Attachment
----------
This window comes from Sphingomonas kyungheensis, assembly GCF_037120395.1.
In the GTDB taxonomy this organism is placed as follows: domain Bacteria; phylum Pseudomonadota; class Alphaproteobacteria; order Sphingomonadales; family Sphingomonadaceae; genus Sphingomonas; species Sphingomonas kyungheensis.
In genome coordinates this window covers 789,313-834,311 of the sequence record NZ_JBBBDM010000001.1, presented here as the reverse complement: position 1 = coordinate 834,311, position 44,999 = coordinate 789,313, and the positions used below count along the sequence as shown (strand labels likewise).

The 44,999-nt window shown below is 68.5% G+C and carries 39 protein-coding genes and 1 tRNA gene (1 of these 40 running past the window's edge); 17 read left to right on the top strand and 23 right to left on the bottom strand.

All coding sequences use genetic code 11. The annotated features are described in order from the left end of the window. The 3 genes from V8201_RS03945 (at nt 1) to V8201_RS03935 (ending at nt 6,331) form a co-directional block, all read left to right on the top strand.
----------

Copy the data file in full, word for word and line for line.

This window comes from Sphingomonas kyungheensis, assembly GCF_037120395.1.
In the GTDB taxonomy this organism is placed as follows: domain Bacteria; phylum Pseudomonadota; class Alphaproteobacteria; order Sphingomonadales; family Sphingomonadaceae; genus Sphingomonas; species Sphingomonas kyungheensis.
In genome coordinates this window covers 789,313-834,311 of the sequence record NZ_JBBBDM010000001.1, presented here as the reverse complement: position 1 = coordinate 834,311, position 44,999 = coordinate 789,313, and the positions used below count along the sequence as shown (strand labels likewise).

The 44,999-nt window shown below is 68.5% G+C and carries 39 protein-coding genes and 1 tRNA gene (1 of these 40 running past the window's edge); 17 read left to right on the top strand and 23 right to left on the bottom strand.

All coding sequences use genetic code 11. The annotated features are described in order from the left end of the window. The 3 genes from V8201_RS03945 (at nt 1) to V8201_RS03935 (ending at nt 6,331) form a co-directional block, all read left to right on the top strand.